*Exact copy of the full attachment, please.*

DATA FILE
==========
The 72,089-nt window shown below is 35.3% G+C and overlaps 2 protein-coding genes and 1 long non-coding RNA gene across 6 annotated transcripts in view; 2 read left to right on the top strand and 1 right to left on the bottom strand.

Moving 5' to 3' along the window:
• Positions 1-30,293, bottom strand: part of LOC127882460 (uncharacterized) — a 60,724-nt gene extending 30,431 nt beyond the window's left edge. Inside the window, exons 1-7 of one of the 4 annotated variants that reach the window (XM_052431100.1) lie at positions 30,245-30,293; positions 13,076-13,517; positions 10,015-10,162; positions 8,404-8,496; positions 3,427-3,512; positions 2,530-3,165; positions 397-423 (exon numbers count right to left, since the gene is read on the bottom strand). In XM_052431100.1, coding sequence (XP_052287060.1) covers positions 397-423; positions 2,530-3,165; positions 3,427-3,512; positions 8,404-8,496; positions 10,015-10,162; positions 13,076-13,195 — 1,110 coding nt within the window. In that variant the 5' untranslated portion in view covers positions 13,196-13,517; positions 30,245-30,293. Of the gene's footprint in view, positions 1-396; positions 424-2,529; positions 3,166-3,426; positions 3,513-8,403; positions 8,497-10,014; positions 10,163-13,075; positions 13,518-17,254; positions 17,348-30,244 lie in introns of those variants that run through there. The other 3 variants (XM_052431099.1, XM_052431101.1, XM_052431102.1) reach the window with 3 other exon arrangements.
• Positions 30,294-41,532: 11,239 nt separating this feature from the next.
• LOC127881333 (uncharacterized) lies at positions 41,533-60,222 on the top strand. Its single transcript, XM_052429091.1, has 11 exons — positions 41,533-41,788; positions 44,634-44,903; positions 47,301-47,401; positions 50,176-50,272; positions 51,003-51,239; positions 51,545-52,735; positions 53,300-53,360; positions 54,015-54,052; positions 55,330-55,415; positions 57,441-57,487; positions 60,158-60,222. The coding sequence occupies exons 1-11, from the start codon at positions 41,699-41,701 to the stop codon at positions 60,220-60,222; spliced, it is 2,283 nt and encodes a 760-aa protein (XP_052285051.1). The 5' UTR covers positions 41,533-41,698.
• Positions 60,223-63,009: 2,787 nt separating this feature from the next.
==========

The 72,089-nt window shown below is 35.3% G+C and overlaps 2 protein-coding genes and 1 long non-coding RNA gene across 6 annotated transcripts in view; 2 read left to right on the top strand and 1 right to left on the bottom strand.

Moving 5' to 3' along the window:
• Positions 1-30,293, bottom strand: part of LOC127882460 (uncharacterized) — a 60,724-nt gene extending 30,431 nt beyond the window's left edge. Inside the window, exons 1-7 of one of the 4 annotated variants that reach the window (XM_052431100.1) lie at positions 30,245-30,293; positions 13,076-13,517; positions 10,015-10,162; positions 8,404-8,496; positions 3,427-3,512; positions 2,530-3,165; positions 397-423 (exon numbers count right to left, since the gene is read on the bottom strand). In XM_052431100.1, coding sequence (XP_052287060.1) covers positions 397-423; positions 2,530-3,165; positions 3,427-3,512; positions 8,404-8,496; positions 10,015-10,162; positions 13,076-13,195 — 1,110 coding nt within the window. In that variant the 5' untranslated portion in view covers positions 13,196-13,517; positions 30,245-30,293. Of the gene's footprint in view, positions 1-396; positions 424-2,529; positions 3,166-3,426; positions 3,513-8,403; positions 8,497-10,014; positions 10,163-13,075; positions 13,518-17,254; positions 17,348-30,244 lie in introns of those variants that run through there. The other 3 variants (XM_052431099.1, XM_052431101.1, XM_052431102.1) reach the window with 3 other exon arrangements.
• Positions 30,294-41,532: 11,239 nt separating this feature from the next.
• LOC127881333 (uncharacterized) lies at positions 41,533-60,222 on the top strand. Its single transcript, XM_052429091.1, has 11 exons — positions 41,533-41,788; positions 44,634-44,903; positions 47,301-47,401; positions 50,176-50,272; positions 51,003-51,239; positions 51,545-52,735; positions 53,300-53,360; positions 54,015-54,052; positions 55,330-55,415; positions 57,441-57,487; positions 60,158-60,222. The coding sequence occupies exons 1-11, from the start codon at positions 41,699-41,701 to the stop codon at positions 60,220-60,222; spliced, it is 2,283 nt and encodes a 760-aa protein (XP_052285051.1). The 5' UTR covers positions 41,533-41,698.
• Positions 60,223-63,009: 2,787 nt separating this feature from the next.